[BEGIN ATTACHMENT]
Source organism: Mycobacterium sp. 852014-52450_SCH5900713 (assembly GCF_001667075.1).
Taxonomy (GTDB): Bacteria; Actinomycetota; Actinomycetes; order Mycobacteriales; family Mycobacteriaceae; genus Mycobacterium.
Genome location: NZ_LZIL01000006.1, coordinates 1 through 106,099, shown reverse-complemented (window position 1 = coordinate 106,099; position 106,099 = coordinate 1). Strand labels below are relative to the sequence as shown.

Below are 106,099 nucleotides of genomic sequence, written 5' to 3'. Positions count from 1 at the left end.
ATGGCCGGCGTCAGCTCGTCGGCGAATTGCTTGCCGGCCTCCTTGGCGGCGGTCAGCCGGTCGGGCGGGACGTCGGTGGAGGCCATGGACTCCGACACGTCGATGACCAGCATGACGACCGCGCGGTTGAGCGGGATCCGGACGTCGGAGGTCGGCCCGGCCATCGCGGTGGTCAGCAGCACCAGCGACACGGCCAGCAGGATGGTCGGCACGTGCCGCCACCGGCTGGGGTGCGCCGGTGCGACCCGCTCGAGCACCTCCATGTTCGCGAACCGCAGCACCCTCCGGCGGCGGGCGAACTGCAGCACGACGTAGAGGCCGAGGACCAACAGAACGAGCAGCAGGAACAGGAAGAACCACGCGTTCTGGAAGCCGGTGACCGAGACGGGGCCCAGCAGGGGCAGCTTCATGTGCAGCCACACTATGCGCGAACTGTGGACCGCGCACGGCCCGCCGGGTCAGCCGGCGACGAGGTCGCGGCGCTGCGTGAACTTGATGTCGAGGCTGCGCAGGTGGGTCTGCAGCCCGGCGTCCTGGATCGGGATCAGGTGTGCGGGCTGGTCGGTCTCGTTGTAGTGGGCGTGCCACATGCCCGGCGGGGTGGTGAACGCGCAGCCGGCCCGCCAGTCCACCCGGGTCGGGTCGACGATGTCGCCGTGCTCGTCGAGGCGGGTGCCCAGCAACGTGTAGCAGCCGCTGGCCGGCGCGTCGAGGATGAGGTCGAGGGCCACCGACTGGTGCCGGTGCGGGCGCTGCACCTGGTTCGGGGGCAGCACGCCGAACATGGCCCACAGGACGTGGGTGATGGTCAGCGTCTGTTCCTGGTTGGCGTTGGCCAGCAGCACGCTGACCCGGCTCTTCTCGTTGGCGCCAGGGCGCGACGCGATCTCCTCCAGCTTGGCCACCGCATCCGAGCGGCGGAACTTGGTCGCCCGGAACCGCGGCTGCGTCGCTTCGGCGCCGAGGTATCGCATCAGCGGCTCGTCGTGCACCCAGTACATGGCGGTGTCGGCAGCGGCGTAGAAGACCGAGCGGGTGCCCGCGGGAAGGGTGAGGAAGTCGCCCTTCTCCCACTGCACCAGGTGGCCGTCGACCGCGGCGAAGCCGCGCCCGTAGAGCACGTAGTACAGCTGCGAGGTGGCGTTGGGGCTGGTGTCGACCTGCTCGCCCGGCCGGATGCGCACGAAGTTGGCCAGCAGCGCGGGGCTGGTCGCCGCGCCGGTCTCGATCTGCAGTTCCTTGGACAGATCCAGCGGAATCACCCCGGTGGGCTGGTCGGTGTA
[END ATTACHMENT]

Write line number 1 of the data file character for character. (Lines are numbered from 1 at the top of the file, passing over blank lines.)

Source organism: Mycobacterium sp. 852014-52450_SCH5900713 (assembly GCF_001667075.1).